Our smoldering 15 year conflict over sex flared into flame one night in the fall of 1986 when my husband, Jerry, began to touch me.
"Not tonight, okay?" I said.
He rolled over without a word.
Heart pounding, I turned my back too. If I can't say no, how can I say yes? I thought. I felt like a prostitute. And that felt too familiar. Several times, beginning when I was four years old, my father had molested me.
Uncharacteristically, I stayed angry for three days, barely talking to Jerry. He spent the next three evenings in our detached garage. The fourth night, as I stood at the kitchen sink washing dishes after an uncomfortable dinner, I watched him through the window as he walked away.
Am I so angry I don't want to resolve this?
I dried my hands and followed him to his shop.
"Can we talk?"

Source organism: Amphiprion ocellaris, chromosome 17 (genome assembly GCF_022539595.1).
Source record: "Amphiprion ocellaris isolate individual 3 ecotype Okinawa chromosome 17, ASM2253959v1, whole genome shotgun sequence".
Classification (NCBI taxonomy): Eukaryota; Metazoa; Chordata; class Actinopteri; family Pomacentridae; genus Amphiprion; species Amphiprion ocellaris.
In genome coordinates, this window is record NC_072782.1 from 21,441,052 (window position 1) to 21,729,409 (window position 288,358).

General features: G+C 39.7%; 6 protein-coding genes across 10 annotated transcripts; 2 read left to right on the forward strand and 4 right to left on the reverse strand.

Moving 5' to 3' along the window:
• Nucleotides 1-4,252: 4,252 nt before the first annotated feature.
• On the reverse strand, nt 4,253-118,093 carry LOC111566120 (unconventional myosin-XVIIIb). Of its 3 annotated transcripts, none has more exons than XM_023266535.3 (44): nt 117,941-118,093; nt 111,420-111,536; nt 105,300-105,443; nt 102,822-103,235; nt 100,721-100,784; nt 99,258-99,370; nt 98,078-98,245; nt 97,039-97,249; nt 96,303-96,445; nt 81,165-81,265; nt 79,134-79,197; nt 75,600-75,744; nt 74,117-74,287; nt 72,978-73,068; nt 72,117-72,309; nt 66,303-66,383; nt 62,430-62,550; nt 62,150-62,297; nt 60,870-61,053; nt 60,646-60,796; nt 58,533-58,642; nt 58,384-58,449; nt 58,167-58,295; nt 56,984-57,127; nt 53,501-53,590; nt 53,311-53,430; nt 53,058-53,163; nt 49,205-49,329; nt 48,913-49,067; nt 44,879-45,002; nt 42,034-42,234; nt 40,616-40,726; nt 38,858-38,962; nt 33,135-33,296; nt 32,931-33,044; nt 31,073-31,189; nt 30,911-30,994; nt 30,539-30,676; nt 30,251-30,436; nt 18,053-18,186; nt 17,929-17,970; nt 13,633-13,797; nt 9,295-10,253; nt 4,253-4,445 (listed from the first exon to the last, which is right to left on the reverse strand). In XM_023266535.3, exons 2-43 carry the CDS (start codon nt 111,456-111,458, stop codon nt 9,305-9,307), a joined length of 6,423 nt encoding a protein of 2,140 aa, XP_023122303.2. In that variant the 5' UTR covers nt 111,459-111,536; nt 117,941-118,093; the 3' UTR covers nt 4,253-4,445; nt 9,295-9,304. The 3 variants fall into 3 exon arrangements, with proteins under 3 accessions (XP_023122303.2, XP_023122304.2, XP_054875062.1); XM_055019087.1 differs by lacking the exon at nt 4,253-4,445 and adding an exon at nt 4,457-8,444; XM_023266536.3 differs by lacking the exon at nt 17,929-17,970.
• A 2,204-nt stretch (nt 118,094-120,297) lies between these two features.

He glanced up from the workbench where he was building a birdhouse. "If you want to."
"I don't want to be mad at you," I explained. "We keep coming up against this sex thing. I have to be able to say no, do you see that?"
"Yes, I do," he said. "But do you see I want to make love with you? You're the only one I can have sex with. If you want to talk theology with someone, you can have breakfast with Pastor Paul. I can't go have sex with anybody else."
"Yes, I get that," I said. "I want to make love with you too. I'm working as hard as I can on being available to you. But I don't think you have any idea how much sex feels like abuse."
Though I understood Jerry's logic, I didn't feel he understood the repulsive effect of the molestation images that flickered in my mind during our lovemaking.1